Monitoring news of Russia’s invasion of Ukraine from his farm in Suffolk, Julian Manyon knows exactly the kinds of dangers that war reporters are facing on Europe’s frontline. After flying to Vietnam in 1968 to kickstart his career as a foreign correspondent aged just 17 (“It was a different age,” he says of that teenage decision), Manyon’s work led to him being kidnapped by armed men in Argentina during the Falklands War, before bravely reporting on conflicts in Afghanistan, Iraq and the Balkans.
At 71, he now lives a more peaceful existence – growing willow trees to provide wood for cricket bats. But Manyon has been following updates from today’s generation with a mixture of admiration and apprehension, as the toll among journalists has begun to rise.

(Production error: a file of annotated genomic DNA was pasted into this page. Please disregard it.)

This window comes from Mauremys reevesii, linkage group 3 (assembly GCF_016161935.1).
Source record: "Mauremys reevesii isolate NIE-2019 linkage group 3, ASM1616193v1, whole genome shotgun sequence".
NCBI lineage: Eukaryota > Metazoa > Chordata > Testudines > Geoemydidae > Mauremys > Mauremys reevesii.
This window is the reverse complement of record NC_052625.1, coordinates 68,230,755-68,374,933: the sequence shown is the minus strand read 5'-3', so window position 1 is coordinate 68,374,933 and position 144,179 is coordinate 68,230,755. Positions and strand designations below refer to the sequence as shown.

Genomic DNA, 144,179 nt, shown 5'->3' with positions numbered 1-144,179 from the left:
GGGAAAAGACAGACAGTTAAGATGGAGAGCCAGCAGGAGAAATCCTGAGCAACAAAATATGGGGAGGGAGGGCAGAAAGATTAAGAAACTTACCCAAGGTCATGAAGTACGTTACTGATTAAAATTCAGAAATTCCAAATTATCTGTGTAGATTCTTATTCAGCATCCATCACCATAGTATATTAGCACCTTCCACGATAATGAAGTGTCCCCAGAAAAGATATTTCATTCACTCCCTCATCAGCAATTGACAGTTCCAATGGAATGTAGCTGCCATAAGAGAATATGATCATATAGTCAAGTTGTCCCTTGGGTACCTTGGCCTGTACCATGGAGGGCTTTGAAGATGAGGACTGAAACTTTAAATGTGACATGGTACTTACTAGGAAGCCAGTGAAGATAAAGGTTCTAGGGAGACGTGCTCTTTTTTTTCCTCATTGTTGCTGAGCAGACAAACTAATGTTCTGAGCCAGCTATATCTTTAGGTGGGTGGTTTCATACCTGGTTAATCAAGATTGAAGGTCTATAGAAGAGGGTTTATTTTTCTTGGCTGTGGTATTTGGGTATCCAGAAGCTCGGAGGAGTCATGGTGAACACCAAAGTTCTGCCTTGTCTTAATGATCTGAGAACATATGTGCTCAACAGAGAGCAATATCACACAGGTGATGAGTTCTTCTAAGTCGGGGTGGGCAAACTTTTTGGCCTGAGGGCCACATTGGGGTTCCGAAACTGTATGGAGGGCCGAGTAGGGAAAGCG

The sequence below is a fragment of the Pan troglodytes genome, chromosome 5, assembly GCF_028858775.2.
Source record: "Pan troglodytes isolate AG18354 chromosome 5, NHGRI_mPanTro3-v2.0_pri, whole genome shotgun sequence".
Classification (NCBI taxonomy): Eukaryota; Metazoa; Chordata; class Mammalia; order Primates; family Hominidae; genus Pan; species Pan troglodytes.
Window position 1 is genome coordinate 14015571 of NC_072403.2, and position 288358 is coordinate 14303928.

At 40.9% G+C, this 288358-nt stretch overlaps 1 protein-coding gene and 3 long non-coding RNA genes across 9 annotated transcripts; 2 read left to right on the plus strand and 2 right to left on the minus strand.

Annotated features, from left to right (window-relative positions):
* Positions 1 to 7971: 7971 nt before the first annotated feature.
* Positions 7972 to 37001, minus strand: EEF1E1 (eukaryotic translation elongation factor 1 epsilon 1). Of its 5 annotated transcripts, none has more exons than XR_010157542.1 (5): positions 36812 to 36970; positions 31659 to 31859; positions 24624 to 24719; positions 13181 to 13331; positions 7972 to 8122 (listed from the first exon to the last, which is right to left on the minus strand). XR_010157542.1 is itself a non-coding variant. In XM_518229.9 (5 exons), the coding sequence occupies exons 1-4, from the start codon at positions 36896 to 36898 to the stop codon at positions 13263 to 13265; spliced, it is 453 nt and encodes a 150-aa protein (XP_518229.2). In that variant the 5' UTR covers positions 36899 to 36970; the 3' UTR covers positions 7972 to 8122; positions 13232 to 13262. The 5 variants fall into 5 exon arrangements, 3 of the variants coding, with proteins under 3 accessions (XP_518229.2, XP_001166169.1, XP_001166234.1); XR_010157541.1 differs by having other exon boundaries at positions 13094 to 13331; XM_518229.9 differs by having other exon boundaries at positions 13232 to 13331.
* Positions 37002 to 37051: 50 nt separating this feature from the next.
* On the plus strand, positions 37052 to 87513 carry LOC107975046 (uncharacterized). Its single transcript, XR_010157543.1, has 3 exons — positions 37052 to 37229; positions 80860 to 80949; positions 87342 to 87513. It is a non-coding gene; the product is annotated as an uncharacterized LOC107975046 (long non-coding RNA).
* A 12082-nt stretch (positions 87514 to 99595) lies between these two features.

A Ukrainian cameraman, Yevhenii Sakun, was killed by Russian shelling of a TV transmission tower in Kyiv a fortnight ago, and over the weekend a US filmmaker working forTime, Brent Renaud, was shot dead in the town of Irpin, allegedly by Russian soldiers.
Manyon was relieved that Stuart Ramsay of Sky News survived after being shot and injured on the outskirts of Kyiv two weeks ago, and is shocked by Renaud’s death, but says it is impossible to do the job without taking risks.
“You have to go on the road to try to get to where the story is happening, and at the same time, you don’t know really who is controlling that road or who has set up an ambush points,” he tellsi. “Decisions are made in a split second by the people with the guns. One just prays that there are no further injuries or deaths.”